This study had several limitations. First, the groups contained relatively few patients. Second, the presence of large VWF multimers in plasma was not analysed. Associations do not necessarily indicate a causal relationship; therefore, in vitro and animal model studies are necessary to elucidate the molecular mechanisms underlying our findings. Finally, this was a case-control study and patients were not followed in terms of thromboembolic events or the duration and severity of bleeding.
To our knowledge, the present study is the first to demonstrate a decrease in ADAMTS13act levels in CD patients, and in ADAMTS13:Ag and ADAMTS13act in UC patients, in whom these parameters were negatively correlated with disease activity and the levels of inflammatory markers. ADAMTS13:Ag represents a link between blood coagulation and inflammation in IBD. ADAMTS13:Ag deficit in IBD is quantitative by nature, possibly due to increased proteolysis of large VWF multimers. The elevated TMA index in IBD patients indicates increased risk for thromboembolic complications. In this group, the use of anticoagulation prophylaxis might be considered during disease flares not only in patients being hospitalised.
We also report for the first time the presence of abnormalities typical of type 2A AVWS in IBD patients. Determination of the VWF:Ag concentration and VWF activity may facilitate the identification of IBD patients at risk for bleeding complications and the management of patients with exacerbated disease, particularly when anticoagulation prophylaxis is recommended. In this group, a specific for AVWS treatment might be implemented during invasive procedures, especially surgery. Further studies involving larger patient populations and long-term follow-up are needed to validate our finding of a role for VWF in IBD.
Inflammation and blood coagulation are closely related. A tightly regulated balance between Von Willebrand factor (VWF) and ADAMTS13 is important for haemostasis, and its dysregulation might predispose to either thrombotic events or bleeding. Impaired cleavage of large VWF multimers due to inadequate ADAMTS13 levels and/or impaired ADAMTS13 activity leads to thrombotic microangiopathies. In severe inflammatory states, in which the VWF level is markedly elevated, a normal or slightly decreased ADAMTS13 level may be insufficient to control ultra-large VWF multimers.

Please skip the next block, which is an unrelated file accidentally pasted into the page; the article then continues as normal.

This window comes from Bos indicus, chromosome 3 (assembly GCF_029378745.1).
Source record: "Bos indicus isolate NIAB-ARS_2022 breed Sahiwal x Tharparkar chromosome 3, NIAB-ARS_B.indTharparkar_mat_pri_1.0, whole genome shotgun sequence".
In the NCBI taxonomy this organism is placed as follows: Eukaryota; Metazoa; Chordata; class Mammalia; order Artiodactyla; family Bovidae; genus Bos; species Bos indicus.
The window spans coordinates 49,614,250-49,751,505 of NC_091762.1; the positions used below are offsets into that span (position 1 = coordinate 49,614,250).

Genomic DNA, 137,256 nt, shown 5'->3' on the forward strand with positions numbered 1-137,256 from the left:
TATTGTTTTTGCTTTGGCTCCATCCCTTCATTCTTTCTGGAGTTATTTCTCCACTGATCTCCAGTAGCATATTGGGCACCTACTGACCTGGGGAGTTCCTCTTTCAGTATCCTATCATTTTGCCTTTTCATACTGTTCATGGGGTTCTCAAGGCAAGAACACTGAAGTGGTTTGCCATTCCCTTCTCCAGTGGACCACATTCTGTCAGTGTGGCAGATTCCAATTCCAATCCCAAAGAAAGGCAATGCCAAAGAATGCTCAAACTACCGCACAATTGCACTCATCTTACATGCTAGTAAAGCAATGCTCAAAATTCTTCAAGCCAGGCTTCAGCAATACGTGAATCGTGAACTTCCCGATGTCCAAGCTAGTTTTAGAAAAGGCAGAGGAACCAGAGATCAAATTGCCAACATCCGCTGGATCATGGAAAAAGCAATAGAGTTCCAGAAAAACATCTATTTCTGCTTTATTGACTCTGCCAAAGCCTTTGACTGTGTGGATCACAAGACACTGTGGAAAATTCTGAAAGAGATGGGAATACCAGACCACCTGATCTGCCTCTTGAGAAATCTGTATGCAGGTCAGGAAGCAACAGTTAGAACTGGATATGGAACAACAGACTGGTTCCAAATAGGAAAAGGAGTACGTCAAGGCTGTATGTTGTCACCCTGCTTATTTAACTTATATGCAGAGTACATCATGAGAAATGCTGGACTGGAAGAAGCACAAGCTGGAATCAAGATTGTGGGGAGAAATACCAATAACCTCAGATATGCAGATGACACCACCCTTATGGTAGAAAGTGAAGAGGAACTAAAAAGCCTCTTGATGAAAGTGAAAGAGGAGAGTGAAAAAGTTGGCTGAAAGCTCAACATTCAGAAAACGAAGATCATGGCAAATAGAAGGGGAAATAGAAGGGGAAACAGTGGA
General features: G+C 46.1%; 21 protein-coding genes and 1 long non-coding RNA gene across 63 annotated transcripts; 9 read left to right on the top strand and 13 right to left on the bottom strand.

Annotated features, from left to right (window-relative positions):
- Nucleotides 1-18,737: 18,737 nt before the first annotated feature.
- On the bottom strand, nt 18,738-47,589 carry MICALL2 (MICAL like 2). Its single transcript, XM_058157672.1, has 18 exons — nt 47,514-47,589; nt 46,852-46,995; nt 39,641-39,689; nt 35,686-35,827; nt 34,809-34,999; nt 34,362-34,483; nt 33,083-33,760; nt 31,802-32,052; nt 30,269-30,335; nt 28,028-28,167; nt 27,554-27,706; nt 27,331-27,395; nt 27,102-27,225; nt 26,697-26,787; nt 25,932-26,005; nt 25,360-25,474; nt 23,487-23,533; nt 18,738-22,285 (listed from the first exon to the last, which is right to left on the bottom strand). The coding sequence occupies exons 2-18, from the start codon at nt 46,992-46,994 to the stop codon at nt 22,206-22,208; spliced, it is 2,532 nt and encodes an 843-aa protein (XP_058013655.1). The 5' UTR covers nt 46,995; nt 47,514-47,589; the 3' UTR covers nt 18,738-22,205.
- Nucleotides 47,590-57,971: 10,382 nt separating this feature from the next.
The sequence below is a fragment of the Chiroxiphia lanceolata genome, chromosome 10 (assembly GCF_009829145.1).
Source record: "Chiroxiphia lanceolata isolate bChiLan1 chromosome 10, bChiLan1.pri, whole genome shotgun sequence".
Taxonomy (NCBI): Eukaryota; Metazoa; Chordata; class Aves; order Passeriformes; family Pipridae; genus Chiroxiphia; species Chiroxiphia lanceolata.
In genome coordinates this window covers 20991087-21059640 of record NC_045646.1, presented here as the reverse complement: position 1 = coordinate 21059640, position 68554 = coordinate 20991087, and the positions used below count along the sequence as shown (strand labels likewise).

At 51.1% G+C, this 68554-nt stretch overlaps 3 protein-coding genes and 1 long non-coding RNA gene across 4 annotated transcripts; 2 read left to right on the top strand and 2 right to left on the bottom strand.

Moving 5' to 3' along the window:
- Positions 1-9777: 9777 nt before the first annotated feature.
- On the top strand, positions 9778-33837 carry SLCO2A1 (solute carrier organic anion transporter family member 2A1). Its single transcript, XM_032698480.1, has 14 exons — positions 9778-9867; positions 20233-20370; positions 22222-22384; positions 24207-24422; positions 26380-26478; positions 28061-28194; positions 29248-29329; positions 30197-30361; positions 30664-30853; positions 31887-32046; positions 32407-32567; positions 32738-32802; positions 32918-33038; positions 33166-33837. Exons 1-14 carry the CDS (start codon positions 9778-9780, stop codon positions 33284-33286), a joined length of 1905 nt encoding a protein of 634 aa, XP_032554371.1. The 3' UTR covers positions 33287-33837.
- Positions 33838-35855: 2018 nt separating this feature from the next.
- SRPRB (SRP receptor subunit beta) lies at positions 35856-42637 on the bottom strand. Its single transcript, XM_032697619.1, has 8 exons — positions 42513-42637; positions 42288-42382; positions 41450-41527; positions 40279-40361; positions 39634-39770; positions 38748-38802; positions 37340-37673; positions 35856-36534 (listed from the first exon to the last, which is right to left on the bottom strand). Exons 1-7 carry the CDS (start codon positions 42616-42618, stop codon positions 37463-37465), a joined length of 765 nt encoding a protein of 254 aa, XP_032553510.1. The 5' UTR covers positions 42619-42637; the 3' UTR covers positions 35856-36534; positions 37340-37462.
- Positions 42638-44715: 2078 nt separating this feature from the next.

Inflammatory bowel disease (IBD) patients are at threefold higher risk for thromboembolic complications than the general population. This risk is especially high during hospitalizations, surgery or active disease and results from various hereditary and acquired factors.
This study demonstrated a decrease in ADAMTS13 activity levels in Crohn’s disease patients and in ADAMTS13 antigen and ADAMTS13 activity in ulcerative colitis patients, in whom these parameters were negatively correlated with disease activity and inflammatory markers. On the other hand, the study showed for the first time the presence of abnormalities typical of type A2 acquired von Willebrand syndrome in IBD patients.
If further studies confirm the clinical relevance of these results, they may facilitate the individualization of antithrombotic therapy in patients with IBD. The elevated VWF antigen/ADAMTS13 activity ratio indicates an increased risk for thromboembolic complications. In this group, the use of anticoagulation prophylaxis might be considered not only in patients undergoing surgery or hospitalizations due to disease flare-ups but also in outpatients with disease exacerbation. On the other hand, determination of the VWF antigen concentration and VWF activity may facilitate the identification of IBD patients at higher risk for bleeding complications and the management of patients with exacerbated disease, particularly when anticoagulation prophylaxis is recommended. In this group, a specific for acquired von Willebrand syndrome treatment might be implemented during invasive procedures, especially surgery.
VWF is an acute-phase protein and a marker of endothelial damage. Its function is crucial for platelet adhesion and aggregation. ADAMTS13 is a glycoprotein that cleaves large VWF multimers to smaller, less-active multimers. Type 2A acquired von Willebrand syndrome is characterised by an acquired qualitative VWF deficit associated with high-molecular-weight multimers depletion, which increases the risk of mucocutaneous bleeding.
The manuscript Levels and activities of von Willebrand factor and metalloproteinase with thrombospondin type-1 motif, number 13 in IBD is an interesting original research with clear objectives.
Manuscript source: Invited manuscript
Specialty type: Gastroenterology and hepatology
Country of origin: Poland
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Institutional review board statement: The study was reviewed and approved by the Jagiellonian University Bioethics Committee.
Informed consent statement: All study participants provided informed written consent prior to study enrolment.
Data sharing statement: All study participants gave informed consent for data sharing.
Conflict-of-interest statement: The authors declare no conflict of interest.
Peer-review started: February 10, 2017
First decision: March 3, 2017
Article in press: May 19, 2017
P- Reviewer: Krawiec P S- Editor: Qi Y L- Editor: A E- Editor: Li D